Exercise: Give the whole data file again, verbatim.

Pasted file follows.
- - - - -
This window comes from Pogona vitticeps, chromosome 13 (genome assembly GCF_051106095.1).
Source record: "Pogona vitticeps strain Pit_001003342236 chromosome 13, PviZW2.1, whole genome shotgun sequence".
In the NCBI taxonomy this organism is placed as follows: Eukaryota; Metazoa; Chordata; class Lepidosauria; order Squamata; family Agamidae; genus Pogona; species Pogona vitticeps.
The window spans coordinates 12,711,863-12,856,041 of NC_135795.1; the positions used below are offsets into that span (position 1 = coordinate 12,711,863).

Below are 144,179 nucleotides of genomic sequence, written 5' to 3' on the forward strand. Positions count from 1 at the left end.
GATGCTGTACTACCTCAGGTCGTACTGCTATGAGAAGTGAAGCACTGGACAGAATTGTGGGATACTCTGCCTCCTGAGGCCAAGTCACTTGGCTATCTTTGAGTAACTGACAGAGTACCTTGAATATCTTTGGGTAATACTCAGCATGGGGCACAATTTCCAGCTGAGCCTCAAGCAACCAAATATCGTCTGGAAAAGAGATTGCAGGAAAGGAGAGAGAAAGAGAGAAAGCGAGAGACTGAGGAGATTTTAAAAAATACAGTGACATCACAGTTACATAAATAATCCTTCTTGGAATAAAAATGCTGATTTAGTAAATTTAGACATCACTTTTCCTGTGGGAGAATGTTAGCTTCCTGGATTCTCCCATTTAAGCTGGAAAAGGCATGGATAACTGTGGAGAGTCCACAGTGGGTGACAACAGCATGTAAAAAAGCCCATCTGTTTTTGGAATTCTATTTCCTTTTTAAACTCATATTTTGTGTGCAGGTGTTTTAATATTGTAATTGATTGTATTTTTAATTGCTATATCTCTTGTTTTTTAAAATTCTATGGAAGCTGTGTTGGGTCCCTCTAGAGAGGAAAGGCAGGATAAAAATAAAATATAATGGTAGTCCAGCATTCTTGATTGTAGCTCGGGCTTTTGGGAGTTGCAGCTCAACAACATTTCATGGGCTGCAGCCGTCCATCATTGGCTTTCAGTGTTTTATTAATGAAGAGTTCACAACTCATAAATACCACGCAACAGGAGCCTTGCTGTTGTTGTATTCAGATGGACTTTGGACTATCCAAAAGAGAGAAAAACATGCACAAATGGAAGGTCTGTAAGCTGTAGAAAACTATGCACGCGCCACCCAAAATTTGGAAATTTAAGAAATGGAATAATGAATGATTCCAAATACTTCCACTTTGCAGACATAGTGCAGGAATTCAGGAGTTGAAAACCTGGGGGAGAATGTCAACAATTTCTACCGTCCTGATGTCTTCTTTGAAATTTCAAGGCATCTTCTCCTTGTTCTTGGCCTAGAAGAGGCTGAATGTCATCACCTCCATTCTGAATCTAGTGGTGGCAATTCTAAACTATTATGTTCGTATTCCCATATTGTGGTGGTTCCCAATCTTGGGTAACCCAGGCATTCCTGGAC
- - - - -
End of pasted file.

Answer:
This window comes from Pogona vitticeps, chromosome 13 (genome assembly GCF_051106095.1).
Source record: "Pogona vitticeps strain Pit_001003342236 chromosome 13, PviZW2.1, whole genome shotgun sequence".
In the NCBI taxonomy this organism is placed as follows: Eukaryota; Metazoa; Chordata; class Lepidosauria; order Squamata; family Agamidae; genus Pogona; species Pogona vitticeps.
The window spans coordinates 12,711,863-12,856,041 of NC_135795.1; the positions used below are offsets into that span (position 1 = coordinate 12,711,863).

Below are 144,179 nucleotides of genomic sequence, written 5' to 3' on the forward strand. Positions count from 1 at the left end.
GATGCTGTACTACCTCAGGTCGTACTGCTATGAGAAGTGAAGCACTGGACAGAATTGTGGGATACTCTGCCTCCTGAGGCCAAGTCACTTGGCTATCTTTGAGTAACTGACAGAGTACCTTGAATATCTTTGGGTAATACTCAGCATGGGGCACAATTTCCAGCTGAGCCTCAAGCAACCAAATATCGTCTGGAAAAGAGATTGCAGGAAAGGAGAGAGAAAGAGAGAAAGCGAGAGACTGAGGAGATTTTAAAAAATACAGTGACATCACAGTTACATAAATAATCCTTCTTGGAATAAAAATGCTGATTTAGTAAATTTAGACATCACTTTTCCTGTGGGAGAATGTTAGCTTCCTGGATTCTCCCATTTAAGCTGGAAAAGGCATGGATAACTGTGGAGAGTCCACAGTGGGTGACAACAGCATGTAAAAAAGCCCATCTGTTTTTGGAATTCTATTTCCTTTTTAAACTCATATTTTGTGTGCAGGTGTTTTAATATTGTAATTGATTGTATTTTTAATTGCTATATCTCTTGTTTTTTAAAATTCTATGGAAGCTGTGTTGGGTCCCTCTAGAGAGGAAAGGCAGGATAAAAATAAAATATAATGGTAGTCCAGCATTCTTGATTGTAGCTCGGGCTTTTGGGAGTTGCAGCTCAACAACATTTCATGGGCTGCAGCCGTCCATCATTGGCTTTCAGTGTTTTATTAATGAAGAGTTCACAACTCATAAATACCACGCAACAGGAGCCTTGCTGTTGTTGTATTCAGATGGACTTTGGACTATCCAAAAGAGAGAAAAACATGCACAAATGGAAGGTCTGTAAGCTGTAGAAAACTATGCACGCGCCACCCAAAATTTGGAAATTTAAGAAATGGAATAATGAATGATTCCAAATACTTCCACTTTGCAGACATAGTGCAGGAATTCAGGAGTTGAAAACCTGGGGGAGAATGTCAACAATTTCTACCGTCCTGATGTCTTCTTTGAAATTTCAAGGCATCTTCTCCTTGTTCTTGGCCTAGAAGAGGCTGAATGTCATCACCTCCATTCTGAATCTAGTGGTGGCAATTCTAAACTATTATGTTCGTATTCCCATATTGTGGTGGTTCCCAATCTTGGGTAACCCAGGCATTCCTGGAC